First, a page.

The changing face of the supply chain means more freight and shipments move and require more tracking capabilities. Traditional options for managing and documenting the process also remain stagnant. It’s easy to claim a delivery was completed, but where is the proof? The answer lies in a mountain of paperwork and the hope of problem-free delivery. That’s not reality. As a result, the modern, collaborative logistics supply chain network needs an infusion of information on digitizing the POD, or proof of delivery.
What Are the Challenges of Managing Proof of Delivery
Take a moment to consider the possible challenges associated with managing freight and proof of successful delivery. Proof of delivery is the only means a shipper and carrier must verify a successful delivery. Unfortunately, the traditional approach of using paper-based systems and methods to track proof of successful delivery is inefficient. Obviously, digital capabilities have advanced light-years, and all parties now know immediately when delivery occurs. Yet, that is not enough. The modern supply -chain is still subject to the risk of theft, loss, delivery to the wrong address, and other issues. A single notification is simply inefficient and laden with risk. According to Supply Chain Beyond:
“The expectation that suppliers must share in the ownership of the shipping process to ensure products are received in a timely and cost-effective manner – essentially, at the right time, in the right container, at the right shipping price, to the right location—requires that they employ advanced analytics and visibility.
And this isn’t limited to process execution. All supplier shipments must be accompanied by appropriate documentation. Documentation may include, but is not limited to, packing slip, bill of lading, NAFTA certificates, commercial invoices, CMR (EU and Asia) and hazardous materials information. Thus, process outputs related to documentation must be error free.”
Clearly, it is not just the problems associated with managing that final step. Throughout the supply chain, multiple transactions are common. That involves a nether step in managing proof of successful delivery between parties and modes. Even worse, the proof of successful delivery itself represents only a fraction of the total documents needed to maintain compliance with all applicable regulations and expectations.
Digital Document Management Lowers Risk
Digitize processes are associated with a lower risk across all supply chain operations. Digital technologies, ranging from artificial intelligence through the deployment of economist mobile robots (AMR’s), can dramatically reduce the hassle of managing supply chain processes. These processes are traditionally handled by human workers, but in the digital age, anything repetitive can be automated. However, automation alone does little good to satisfy the needs of the supply chain. Information and processes must still rely on the action of another entity within the supply chain to either recognize a successful proof of delivery or to finalize transaction details. The whole process continues through payment settlement and beyond.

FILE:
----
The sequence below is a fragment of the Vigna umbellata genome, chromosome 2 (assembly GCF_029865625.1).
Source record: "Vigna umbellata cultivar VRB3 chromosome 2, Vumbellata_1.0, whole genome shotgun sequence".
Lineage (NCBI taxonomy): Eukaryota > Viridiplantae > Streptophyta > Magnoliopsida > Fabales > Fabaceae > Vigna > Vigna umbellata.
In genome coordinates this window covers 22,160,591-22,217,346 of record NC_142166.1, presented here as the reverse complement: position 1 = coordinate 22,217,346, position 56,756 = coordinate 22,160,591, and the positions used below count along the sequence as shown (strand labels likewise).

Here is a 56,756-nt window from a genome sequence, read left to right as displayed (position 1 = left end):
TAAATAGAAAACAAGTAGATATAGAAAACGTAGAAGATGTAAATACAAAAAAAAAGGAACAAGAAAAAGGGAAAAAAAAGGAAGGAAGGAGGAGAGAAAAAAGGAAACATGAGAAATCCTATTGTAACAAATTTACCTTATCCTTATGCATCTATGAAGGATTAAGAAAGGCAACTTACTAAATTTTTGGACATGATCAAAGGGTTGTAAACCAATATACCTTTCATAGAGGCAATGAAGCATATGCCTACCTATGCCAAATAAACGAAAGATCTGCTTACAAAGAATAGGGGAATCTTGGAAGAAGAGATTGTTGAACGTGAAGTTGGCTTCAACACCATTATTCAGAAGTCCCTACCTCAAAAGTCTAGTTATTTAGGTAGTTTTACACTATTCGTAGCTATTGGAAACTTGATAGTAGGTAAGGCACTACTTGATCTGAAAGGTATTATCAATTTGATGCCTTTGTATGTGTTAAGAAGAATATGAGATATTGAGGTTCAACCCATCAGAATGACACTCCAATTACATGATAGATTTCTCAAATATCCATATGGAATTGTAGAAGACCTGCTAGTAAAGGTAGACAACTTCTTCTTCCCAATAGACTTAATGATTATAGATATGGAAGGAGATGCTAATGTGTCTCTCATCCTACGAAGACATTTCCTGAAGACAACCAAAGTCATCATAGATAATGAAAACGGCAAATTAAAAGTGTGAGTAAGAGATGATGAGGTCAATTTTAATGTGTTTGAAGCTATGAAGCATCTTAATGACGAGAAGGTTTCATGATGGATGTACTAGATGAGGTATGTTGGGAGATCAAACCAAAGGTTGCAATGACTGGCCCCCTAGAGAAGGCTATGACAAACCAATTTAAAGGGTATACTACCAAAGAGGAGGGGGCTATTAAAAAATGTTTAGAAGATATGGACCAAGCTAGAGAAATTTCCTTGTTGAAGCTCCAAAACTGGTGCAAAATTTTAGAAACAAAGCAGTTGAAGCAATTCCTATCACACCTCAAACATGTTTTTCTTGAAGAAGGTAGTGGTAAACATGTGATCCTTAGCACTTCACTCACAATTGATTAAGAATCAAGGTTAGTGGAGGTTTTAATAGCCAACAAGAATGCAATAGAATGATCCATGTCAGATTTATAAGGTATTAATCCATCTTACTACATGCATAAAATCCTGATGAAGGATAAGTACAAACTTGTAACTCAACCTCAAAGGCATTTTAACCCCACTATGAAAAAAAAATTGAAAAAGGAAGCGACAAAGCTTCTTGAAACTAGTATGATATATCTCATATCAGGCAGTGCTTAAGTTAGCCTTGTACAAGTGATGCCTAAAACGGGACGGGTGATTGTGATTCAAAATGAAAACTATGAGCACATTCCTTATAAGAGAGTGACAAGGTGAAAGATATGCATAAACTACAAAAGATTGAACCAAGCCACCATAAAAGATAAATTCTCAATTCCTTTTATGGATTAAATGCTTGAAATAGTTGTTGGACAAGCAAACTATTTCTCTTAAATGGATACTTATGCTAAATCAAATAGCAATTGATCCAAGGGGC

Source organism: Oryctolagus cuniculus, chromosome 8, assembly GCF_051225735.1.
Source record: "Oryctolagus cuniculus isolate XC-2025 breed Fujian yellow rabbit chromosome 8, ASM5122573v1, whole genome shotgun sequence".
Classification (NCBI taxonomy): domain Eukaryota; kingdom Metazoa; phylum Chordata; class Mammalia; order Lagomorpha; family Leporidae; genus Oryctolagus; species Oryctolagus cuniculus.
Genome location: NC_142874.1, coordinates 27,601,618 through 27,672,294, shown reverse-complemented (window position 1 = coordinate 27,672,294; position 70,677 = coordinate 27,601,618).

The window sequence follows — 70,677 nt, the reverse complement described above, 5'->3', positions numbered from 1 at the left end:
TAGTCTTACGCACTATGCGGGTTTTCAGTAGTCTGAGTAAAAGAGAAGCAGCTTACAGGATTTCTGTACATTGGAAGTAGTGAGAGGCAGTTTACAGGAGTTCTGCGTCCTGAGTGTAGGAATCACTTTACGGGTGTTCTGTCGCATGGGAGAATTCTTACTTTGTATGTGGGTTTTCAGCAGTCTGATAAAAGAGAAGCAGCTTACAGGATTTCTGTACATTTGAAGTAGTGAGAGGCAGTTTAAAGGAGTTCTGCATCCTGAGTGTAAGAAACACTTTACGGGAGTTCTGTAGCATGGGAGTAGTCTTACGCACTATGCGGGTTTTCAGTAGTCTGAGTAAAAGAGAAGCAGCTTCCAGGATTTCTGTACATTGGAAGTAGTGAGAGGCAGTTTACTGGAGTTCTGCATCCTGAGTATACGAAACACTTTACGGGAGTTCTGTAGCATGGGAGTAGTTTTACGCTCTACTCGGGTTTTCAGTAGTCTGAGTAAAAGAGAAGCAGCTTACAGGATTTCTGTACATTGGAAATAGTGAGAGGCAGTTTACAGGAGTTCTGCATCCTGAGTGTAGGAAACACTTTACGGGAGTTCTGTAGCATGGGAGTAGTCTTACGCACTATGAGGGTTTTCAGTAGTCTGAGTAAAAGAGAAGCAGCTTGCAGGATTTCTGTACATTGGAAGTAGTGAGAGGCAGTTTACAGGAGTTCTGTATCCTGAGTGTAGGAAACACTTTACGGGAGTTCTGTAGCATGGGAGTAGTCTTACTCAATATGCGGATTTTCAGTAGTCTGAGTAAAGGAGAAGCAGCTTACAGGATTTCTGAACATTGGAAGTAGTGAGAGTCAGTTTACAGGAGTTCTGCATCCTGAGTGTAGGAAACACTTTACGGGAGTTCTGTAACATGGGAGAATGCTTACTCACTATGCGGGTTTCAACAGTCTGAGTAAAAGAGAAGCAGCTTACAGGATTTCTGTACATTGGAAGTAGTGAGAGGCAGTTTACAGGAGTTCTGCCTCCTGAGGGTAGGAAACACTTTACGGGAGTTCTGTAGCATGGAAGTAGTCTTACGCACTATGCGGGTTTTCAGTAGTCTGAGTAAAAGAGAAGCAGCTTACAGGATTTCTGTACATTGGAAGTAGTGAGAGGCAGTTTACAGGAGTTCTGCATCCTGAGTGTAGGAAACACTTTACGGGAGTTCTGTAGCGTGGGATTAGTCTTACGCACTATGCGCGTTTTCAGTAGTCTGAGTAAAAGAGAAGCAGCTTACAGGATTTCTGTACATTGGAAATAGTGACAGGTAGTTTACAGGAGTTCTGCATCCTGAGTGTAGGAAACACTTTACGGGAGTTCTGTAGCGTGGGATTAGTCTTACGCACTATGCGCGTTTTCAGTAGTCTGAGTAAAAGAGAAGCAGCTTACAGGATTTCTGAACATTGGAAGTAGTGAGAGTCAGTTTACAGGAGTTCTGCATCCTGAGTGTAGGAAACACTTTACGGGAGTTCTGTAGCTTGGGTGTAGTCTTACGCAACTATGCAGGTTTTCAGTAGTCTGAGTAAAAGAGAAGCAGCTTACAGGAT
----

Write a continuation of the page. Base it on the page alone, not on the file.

The capabilities to track supply chain information are also expanding. Analytics arm supply chain professionals with an arsenal of information that can be proactively used to intervene before minor problems become major disruptions. In the case of proof of successful delivery, digital document management can also have a dramatic impact on reducing the physical work associated with freight management and delivery. Think about it; contactless delivery is the new standard. The only way to achieve contactless delivery in business-to-business (B2B) and direct-to-consumer (B2C) transactions lies in completing all activities from a digital standpoint. This also helps customers know when their products are delivered and avoid the risk of theft or other issues.
Digital document management is further recognized by the growing use of robotics. Robotics relies on data to make decisions and share information. In the modern supply-chain, this amounts to the need for digital documentation that’s intuitively completed and shared throughout the process. Regardless of whether the drone moves from a delivery vehicle through a neighborhood or from a central warehouse, the process remains the same. Therefore, digital document management is the clear future of freight document management and proof of delivery. Of course, digital document management is associated with significant benefits to the supply chain and all involved parties.
Digitizing Proof of Successful Delivery Offers Additional Benefits That Aid Supply Chains and Consumers Alike
Leading benefits of digital document management include:
Better compliance with all paperwork and record-keeping requirements.
Reduce confusion over who is in possession of freight management paperwork, ranging from the bill of lading through proof of successful delivery.
Connected systems that notify suppliers and supply chain partners when a delivery exception occurs.
Easier traceability for initiating and managing returns when they occur.
Better collaboration during hand-offs and movements prior to final mile delivery.
Less busy work for drivers, meaning more drive time and efficient operation within the HOS regulations.
Unify and Digitize All Aspects of Supply Chain Management With Turvo
A digital supply chain solves the issues associated with managing proof of delivery and handling all aspects of labor-management through freight settlement. The supply chain is continuing to grow in complexity, and it’s time to make a stand with the digital processes and systems that add value, reduce inefficiencies, and result in better experiences. It’s a win-win for everyone when digital proof of delivery and document management becomes the standard. Why hasn’t your organization started to take advantage of those benefits? Find out how to get started by visiting Turvo online today.